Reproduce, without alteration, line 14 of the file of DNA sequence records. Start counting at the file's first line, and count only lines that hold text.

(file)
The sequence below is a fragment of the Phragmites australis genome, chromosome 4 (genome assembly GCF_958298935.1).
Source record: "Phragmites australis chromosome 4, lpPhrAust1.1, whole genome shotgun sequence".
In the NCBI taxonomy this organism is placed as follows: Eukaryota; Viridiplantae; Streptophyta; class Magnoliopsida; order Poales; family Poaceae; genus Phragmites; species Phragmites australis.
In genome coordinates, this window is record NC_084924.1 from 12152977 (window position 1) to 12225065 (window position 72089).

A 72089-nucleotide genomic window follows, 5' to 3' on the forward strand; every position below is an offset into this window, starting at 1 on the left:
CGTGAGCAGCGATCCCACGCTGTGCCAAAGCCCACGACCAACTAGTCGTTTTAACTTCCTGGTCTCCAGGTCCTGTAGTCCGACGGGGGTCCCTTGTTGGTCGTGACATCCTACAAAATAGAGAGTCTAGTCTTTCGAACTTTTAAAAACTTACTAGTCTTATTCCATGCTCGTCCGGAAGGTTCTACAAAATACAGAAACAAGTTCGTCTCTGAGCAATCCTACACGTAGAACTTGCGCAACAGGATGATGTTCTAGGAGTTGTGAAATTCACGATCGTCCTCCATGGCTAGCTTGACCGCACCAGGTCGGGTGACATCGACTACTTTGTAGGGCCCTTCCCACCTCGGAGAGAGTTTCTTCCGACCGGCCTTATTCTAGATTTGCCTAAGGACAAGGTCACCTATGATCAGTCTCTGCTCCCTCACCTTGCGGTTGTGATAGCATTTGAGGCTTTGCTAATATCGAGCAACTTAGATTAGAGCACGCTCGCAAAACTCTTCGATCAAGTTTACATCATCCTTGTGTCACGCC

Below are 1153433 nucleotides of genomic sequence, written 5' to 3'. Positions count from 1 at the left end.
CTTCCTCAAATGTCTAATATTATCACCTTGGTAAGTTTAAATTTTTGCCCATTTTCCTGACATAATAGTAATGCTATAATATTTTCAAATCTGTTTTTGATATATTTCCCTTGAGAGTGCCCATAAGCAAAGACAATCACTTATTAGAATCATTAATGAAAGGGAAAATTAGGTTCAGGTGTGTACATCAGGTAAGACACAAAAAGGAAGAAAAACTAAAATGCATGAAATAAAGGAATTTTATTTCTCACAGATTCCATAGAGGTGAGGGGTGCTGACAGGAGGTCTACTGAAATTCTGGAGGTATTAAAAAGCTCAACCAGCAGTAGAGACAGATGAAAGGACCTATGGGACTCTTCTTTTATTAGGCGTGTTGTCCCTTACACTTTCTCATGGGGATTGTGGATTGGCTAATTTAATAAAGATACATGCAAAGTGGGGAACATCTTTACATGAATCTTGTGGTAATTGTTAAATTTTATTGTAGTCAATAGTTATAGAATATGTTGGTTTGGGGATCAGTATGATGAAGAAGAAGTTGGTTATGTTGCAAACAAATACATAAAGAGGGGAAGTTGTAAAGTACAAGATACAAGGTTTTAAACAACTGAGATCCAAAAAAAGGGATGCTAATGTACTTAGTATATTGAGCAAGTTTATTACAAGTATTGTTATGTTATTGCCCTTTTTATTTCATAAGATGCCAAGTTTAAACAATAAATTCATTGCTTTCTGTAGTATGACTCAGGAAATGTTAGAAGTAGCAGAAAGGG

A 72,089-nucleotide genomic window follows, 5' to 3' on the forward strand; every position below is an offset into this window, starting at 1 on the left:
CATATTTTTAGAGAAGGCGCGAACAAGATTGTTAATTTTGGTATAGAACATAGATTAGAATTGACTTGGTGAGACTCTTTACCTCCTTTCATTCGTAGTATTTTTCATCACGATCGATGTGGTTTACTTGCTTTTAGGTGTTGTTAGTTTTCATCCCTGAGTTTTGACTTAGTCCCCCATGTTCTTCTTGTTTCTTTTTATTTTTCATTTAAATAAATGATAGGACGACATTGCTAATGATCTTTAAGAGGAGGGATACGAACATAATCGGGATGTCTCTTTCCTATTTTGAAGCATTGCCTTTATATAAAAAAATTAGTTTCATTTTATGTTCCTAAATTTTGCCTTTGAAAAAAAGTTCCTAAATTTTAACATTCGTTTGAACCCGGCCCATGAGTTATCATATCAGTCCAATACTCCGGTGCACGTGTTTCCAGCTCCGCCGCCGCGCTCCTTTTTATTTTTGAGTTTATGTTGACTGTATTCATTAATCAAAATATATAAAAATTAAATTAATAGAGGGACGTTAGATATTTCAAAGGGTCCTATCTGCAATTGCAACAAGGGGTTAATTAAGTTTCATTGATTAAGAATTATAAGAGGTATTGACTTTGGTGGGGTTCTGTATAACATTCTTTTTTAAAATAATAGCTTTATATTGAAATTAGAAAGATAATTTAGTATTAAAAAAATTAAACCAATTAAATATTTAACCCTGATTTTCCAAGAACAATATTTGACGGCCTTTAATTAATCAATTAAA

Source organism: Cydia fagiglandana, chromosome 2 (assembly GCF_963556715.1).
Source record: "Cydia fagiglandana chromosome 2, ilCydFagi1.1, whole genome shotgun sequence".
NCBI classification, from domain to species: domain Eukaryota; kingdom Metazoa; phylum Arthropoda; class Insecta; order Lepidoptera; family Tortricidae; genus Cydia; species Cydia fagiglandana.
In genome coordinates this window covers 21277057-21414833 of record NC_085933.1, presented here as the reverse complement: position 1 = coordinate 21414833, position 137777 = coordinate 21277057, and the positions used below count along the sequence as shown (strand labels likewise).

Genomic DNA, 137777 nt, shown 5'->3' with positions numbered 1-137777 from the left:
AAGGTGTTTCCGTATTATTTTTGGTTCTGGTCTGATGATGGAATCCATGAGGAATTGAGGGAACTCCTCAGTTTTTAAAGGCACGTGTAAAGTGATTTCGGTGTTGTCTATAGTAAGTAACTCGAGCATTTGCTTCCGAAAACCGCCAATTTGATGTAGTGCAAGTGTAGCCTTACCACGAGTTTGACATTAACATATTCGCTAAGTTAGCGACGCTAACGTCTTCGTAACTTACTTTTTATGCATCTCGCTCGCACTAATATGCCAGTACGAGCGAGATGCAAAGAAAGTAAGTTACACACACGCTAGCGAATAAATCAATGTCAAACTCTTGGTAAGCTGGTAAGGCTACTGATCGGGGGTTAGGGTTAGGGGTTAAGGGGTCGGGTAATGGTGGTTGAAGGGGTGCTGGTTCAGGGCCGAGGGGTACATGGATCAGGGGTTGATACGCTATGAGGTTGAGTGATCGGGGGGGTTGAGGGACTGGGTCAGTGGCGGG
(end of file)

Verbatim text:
In genome coordinates this window covers 21277057-21414833 of record NC_085933.1, presented here as the reverse complement: position 1 = coordinate 21414833, position 137777 = coordinate 21277057, and the positions used below count along the sequence as shown (strand labels likewise).